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They Came Before Columbus - PAPERBACK

They Came Before Columbus - PAPERBACK

They Came Before Columbus - PAPERBACK
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A celebrated classic, They Came Before Columbus, deals with a number of contacts -- both planned and accidental, between Africans and Americans in different historical periods. Evidence for a physical/cultural presence of Africans in Early America is methodically examined.
Dr. Van Sertima reveals to us a compelling, dramatic and superbly detailed documentation of the presence and legacy of black Africans in ancient America.
With his considerable scholarship, Van Sertima examines the facts of navigation and shipbuilding, the sources of latitudinal and longitudinal coordinates, the scores of cultural analogies found nowhere else except in America and Africa, African languages and the transportation of plants, cloth and animals from Africa to the Americas.  And from the diaries, letters and journals of the explorers themselves; from Carbon-14 dated sculptures found in the Americas; from the Arabic documents, charts, maps from the recorded tales of the griots to the Kings of Mali; from dated skeletons found as recently as 1975, the author builds his pyramid of evidence.
In addition to a scholar's fastidiousness, Van Sertima has the skill of a novelist, and with it recreates some of the most powerful scenes history has to offer:  the launching of the great ships of Mali in 1310 (200 master boats and 200 supply boats); the sea expedition of the Mandingo king himself in 1311, and many others, equally as vivid.
It is the marriage of these twin crafts--the artist's and the scholar's--in the book that makes it possible for us to see clearly the unmistakable face and handprint of black Africans in Pre-Columbian America, and their overwhelming impact on the civilization they found here. (79 illus.)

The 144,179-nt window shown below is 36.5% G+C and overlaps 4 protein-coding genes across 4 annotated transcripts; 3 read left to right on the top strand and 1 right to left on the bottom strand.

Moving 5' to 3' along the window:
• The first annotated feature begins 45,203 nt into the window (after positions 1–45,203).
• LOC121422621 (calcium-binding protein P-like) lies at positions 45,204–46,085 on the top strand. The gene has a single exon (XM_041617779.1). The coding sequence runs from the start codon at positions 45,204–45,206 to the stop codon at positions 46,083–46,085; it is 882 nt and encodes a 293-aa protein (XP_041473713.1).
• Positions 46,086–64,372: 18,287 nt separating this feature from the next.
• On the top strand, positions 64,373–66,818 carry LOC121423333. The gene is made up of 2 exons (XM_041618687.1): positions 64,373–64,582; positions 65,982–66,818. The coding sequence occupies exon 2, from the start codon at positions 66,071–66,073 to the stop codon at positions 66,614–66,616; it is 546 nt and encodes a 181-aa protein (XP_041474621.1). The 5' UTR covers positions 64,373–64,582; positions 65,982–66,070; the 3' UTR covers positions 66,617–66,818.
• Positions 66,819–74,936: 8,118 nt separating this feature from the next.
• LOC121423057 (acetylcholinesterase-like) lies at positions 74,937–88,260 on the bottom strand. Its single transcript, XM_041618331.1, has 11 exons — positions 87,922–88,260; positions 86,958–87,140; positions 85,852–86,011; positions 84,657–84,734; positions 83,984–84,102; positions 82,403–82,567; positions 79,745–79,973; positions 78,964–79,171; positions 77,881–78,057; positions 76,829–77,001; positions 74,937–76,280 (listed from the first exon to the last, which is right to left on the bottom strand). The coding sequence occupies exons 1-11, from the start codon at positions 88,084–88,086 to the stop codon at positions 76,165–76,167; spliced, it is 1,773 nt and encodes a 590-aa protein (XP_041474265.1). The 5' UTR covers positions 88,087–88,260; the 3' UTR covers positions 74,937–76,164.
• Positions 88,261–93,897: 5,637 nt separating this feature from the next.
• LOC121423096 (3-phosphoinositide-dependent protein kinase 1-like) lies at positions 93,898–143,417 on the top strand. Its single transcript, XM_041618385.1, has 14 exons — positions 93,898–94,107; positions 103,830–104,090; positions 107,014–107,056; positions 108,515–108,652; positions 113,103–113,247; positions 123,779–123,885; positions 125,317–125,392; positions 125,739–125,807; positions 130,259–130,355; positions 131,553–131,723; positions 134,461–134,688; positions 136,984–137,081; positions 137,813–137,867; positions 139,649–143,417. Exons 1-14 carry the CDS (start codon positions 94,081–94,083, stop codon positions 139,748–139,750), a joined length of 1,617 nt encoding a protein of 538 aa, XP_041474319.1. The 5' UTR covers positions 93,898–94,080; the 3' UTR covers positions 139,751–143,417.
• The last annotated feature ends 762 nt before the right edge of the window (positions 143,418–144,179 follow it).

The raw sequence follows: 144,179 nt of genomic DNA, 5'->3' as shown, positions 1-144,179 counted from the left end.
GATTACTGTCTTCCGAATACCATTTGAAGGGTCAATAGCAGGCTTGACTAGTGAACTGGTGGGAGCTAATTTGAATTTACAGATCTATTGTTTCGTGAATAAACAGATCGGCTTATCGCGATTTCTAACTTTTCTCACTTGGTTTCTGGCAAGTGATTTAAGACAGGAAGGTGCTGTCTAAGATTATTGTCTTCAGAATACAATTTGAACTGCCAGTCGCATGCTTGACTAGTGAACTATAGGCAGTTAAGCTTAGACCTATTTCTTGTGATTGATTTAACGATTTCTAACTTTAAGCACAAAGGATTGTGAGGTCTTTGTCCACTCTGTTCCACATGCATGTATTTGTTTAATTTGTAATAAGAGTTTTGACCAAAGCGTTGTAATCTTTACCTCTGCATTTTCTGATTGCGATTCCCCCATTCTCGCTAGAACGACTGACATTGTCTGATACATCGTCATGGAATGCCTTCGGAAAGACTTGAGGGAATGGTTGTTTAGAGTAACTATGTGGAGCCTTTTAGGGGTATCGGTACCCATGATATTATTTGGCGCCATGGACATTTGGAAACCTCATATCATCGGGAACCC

— Random House, Inc., New York

Commentary - The New York Times and Dr. Clarence Weiant
Many claims have been made over the years by notable black and white scholars --Woodson, Rogers, Lawrence, Jackson, Bailey, Gordon, Irwin, Jeffreys, Cauvet, Wiener.  They have all been dismissed.  Some of these claims failed to convince anyone but the converted because they needed to be backed up by corroboration from many disciplines.  To claim, for example, that Columbus saw “blacks” in Haiti is one thing.  To prove that those “blacks” were Africans was another, since there are dark-skinned American Indians in tropical zones of America.  Botany (cotton), linguistics (the origin of the word, guanin), metallurgy (the metal alloys in the spears the blacks gave the Americans in trade), navigation (African boats tested on the Atlantic), oceanography (the currents that provided an easy circular route for the pre-Columbian West African trade), archaeology (new skeletal finds in the Caribbean of Africans dated 1250 A.D.) - all these disciplines provided the corroboration that was needed to establish that single claim on a scientific basis.  This, Van Sertima felt, would be his original contribution to the subject at the end of a century of speculation - the definitive proof.
The disciplines Van Sertima explored in order to provide this proof are highlighted in a letter published in The New York Times.  In this letter, one of the oldest and most important archaeologists in America, Dr. Clarence Weiant, who was on the site in Mexico in 1938 when the first African stone head was discovered, defended Van Sertima against attempts by the British archaeological establishment to discredit They Came Before Columbus.
“Van Sertima’s work,” Dr. Weiant wrote in The New York Times (May 1, 1977) “is a summary of six or seven years of meticulous research based upon archaeology, Egyptology, African history, oceanography, geology, astronomy, botany, rare Arabic and Chinese manuscripts, the letters and journals of early American explorers and the observations of physical anthropologists...As one who has been immersed in Mexican archaeology for some 40 years and who participated in the excavation of the first of the giant heads, I must confess, I am thoroughly convinced of the soundness of Van Sertima's conclusions.”  (84 illus.)

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